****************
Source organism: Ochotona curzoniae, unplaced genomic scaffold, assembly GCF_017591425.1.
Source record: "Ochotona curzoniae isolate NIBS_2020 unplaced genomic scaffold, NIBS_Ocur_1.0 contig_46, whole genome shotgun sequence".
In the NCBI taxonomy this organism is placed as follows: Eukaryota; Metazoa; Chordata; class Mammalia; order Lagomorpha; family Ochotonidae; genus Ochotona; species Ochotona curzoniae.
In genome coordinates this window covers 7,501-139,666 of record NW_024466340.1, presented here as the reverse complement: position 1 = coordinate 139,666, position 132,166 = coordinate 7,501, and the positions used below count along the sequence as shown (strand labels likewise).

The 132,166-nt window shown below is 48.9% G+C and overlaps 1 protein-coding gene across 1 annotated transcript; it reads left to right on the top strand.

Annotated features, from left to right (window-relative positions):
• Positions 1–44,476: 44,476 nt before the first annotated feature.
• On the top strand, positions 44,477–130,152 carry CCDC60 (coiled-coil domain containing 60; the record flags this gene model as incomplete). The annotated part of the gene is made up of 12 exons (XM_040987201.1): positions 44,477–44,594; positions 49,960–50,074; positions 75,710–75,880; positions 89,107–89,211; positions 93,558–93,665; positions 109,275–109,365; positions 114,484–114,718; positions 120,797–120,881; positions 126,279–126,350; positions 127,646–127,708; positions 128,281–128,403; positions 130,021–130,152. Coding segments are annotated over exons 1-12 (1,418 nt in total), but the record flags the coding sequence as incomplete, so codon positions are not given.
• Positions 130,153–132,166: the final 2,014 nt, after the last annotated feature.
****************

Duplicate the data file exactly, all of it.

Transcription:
Source organism: Ochotona curzoniae, unplaced genomic scaffold, assembly GCF_017591425.1.
Source record: "Ochotona curzoniae isolate NIBS_2020 unplaced genomic scaffold, NIBS_Ocur_1.0 contig_46, whole genome shotgun sequence".
In the NCBI taxonomy this organism is placed as follows: Eukaryota; Metazoa; Chordata; class Mammalia; order Lagomorpha; family Ochotonidae; genus Ochotona; species Ochotona curzoniae.
In genome coordinates this window covers 7,501-139,666 of record NW_024466340.1, presented here as the reverse complement: position 1 = coordinate 139,666, position 132,166 = coordinate 7,501, and the positions used below count along the sequence as shown (strand labels likewise).

The 132,166-nt window shown below is 48.9% G+C and overlaps 1 protein-coding gene across 1 annotated transcript; it reads left to right on the top strand.

Annotated features, from left to right (window-relative positions):
• Positions 1–44,476: 44,476 nt before the first annotated feature.
• On the top strand, positions 44,477–130,152 carry CCDC60 (coiled-coil domain containing 60; the record flags this gene model as incomplete). The annotated part of the gene is made up of 12 exons (XM_040987201.1): positions 44,477–44,594; positions 49,960–50,074; positions 75,710–75,880; positions 89,107–89,211; positions 93,558–93,665; positions 109,275–109,365; positions 114,484–114,718; positions 120,797–120,881; positions 126,279–126,350; positions 127,646–127,708; positions 128,281–128,403; positions 130,021–130,152. Coding segments are annotated over exons 1-12 (1,418 nt in total), but the record flags the coding sequence as incomplete, so codon positions are not given.
• Positions 130,153–132,166: the final 2,014 nt, after the last annotated feature.